Ruling finds Ottawa’s anti-abortion test for summer jobs funding was within bounds
By Christopher Reynolds
OTTAWA — A Federal Court judge has found it was reasonable for Ottawa to require applicants to its summer jobs program to declare themselves in support of abortion rights in order to get funding.
In a decision Friday, Justice Catherine Kane dismissed a legal challenge to the federal government from Toronto Right to Life as well as its former president and a student who’d hoped to work at the organization.
The court case came after the Liberal government added wording to the Canada Summer Jobs program application that required groups to say neither their core mandates nor the jobs being funded actively worked to undermine constitutional, human and reproductive rights.
Faith-based groups felt the wording went against their religious beliefs, so the Liberals reworked the declaration and eligibility rules for 2019 to make applicants say they don’t work to infringe any Canadian’s legal rights.
However, the new ruling says the program’s pro-choice attestation fell within the labour minister’s authority and had a “minimal” impact on the court applicants’ charter rights.
“The minister did not act for an improper purpose, rely on irrelevant considerations, or show bad faith or a closed mind in making this decision,” Kane wrote.
“Given that the decision reflects a proportionate balancing, it is a reasonable decision.”
The jobs program aims to encourage small businesses and non-profits to bring on students and others looking for early experience by subsidizing wages for summer workers.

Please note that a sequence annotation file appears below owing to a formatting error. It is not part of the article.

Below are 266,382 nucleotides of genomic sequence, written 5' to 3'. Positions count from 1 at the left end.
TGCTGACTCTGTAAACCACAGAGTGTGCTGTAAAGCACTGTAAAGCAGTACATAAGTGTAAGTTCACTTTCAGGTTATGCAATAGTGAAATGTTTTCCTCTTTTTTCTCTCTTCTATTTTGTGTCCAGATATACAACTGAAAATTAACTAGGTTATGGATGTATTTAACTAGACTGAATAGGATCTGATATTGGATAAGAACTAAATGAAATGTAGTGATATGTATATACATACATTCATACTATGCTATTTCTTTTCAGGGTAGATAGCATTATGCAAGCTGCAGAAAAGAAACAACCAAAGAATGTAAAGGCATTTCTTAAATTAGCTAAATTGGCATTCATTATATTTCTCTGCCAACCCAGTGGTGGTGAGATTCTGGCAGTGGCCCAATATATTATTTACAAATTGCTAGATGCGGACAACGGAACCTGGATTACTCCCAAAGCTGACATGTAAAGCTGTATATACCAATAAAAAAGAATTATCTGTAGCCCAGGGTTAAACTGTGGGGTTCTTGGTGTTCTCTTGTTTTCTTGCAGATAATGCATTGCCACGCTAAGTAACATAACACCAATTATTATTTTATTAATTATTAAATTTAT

Informal consultations in late 2018 helped convince the government to change the wording for the following year’s version of the program.
The head of the Abortion Rights Coalition of Canada said at the time that the retooled language achieved the same aim of ensuring that “anti-choice groups,” among others, would still be ineligible for funding.
After the government put the reproductive-rights language in the 2018 application, funding rejections increased 12-fold. Only one of 63 groups flagged to the government as problematic by pro-choice groups received funding.
Blaise Alleyne, former head and current vice-president of Toronto Right to Life, said the group is “disappointed” with the ruling
“We believe it’s a violation of our charter rights to put a values test on a government program like that, and deny applicants on the basis of their beliefs, rather than relevant eligibility criteria,” Alleyne said in an email.
He said the organization is reviewing the decision, which dismissed its request for a judicial review, and considering next steps.
Employment and Social Development Canada did not respond immediately to a request for comment.
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